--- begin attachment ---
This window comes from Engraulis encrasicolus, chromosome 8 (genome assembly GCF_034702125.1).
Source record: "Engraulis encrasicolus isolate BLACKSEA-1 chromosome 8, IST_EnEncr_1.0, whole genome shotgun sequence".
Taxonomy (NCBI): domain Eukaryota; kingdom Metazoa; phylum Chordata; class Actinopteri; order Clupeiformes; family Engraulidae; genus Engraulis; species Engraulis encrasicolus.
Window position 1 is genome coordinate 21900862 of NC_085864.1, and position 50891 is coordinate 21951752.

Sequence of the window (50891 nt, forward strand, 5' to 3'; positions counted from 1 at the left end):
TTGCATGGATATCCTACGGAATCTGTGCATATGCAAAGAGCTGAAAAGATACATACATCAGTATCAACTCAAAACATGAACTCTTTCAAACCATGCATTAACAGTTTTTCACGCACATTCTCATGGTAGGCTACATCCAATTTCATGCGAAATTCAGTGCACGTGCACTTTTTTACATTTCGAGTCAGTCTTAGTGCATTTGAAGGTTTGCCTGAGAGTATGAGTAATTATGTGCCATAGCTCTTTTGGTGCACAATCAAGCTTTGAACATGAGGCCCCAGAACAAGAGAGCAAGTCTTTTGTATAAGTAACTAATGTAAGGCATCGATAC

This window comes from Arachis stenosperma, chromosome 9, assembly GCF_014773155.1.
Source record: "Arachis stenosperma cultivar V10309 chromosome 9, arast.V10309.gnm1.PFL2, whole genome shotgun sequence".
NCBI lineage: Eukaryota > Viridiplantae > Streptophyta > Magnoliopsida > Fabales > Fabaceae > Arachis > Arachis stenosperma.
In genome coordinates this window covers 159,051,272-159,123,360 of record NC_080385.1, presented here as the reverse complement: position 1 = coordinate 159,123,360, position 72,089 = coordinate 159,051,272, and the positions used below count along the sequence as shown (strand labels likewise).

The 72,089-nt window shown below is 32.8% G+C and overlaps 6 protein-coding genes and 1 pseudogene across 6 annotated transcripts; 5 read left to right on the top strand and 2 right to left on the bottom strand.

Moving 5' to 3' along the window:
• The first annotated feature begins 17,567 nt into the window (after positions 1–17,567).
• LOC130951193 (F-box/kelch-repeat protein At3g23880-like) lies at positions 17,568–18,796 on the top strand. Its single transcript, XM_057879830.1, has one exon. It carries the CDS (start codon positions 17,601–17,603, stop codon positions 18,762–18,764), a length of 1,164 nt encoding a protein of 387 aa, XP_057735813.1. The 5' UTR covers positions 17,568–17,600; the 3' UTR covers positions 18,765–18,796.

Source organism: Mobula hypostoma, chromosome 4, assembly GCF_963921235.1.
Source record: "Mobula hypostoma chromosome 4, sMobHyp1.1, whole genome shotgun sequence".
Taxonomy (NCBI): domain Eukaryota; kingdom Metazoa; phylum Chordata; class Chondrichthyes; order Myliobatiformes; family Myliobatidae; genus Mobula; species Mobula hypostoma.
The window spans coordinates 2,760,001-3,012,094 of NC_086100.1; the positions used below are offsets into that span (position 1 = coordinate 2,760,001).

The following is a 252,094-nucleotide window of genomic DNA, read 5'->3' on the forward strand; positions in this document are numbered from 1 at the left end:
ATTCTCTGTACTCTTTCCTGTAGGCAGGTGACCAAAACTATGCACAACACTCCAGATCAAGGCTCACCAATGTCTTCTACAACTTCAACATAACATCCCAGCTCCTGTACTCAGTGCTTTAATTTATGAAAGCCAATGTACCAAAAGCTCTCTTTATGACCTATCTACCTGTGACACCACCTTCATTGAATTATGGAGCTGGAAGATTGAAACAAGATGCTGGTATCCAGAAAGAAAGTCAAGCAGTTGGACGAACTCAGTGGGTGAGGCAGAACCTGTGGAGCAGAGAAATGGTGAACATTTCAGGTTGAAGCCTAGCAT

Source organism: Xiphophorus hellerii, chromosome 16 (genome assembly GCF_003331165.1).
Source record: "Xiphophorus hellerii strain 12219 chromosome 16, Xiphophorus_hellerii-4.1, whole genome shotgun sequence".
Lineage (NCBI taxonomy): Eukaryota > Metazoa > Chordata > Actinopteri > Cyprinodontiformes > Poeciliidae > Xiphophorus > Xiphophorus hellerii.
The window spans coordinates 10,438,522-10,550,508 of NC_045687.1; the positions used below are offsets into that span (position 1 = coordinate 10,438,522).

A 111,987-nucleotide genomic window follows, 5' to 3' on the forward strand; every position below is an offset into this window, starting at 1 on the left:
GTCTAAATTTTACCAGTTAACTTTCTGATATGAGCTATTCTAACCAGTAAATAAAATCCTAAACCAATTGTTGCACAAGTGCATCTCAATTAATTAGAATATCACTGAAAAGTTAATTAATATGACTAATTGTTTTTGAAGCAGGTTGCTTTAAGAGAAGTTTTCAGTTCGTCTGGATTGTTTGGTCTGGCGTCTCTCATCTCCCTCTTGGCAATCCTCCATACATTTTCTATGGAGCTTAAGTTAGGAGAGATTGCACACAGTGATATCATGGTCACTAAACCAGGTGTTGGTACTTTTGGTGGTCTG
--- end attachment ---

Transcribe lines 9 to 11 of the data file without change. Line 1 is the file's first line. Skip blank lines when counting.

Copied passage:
NCBI lineage: Eukaryota > Viridiplantae > Streptophyta > Magnoliopsida > Fabales > Fabaceae > Arachis > Arachis stenosperma.
In genome coordinates this window covers 159,051,272-159,123,360 of record NC_080385.1, presented here as the reverse complement: position 1 = coordinate 159,123,360, position 72,089 = coordinate 159,051,272, and the positions used below count along the sequence as shown (strand labels likewise).

The 72,089-nt window shown below is 32.8% G+C and overlaps 6 protein-coding genes and 1 pseudogene across 6 annotated transcripts; 5 read left to right on the top strand and 2 right to left on the bottom strand.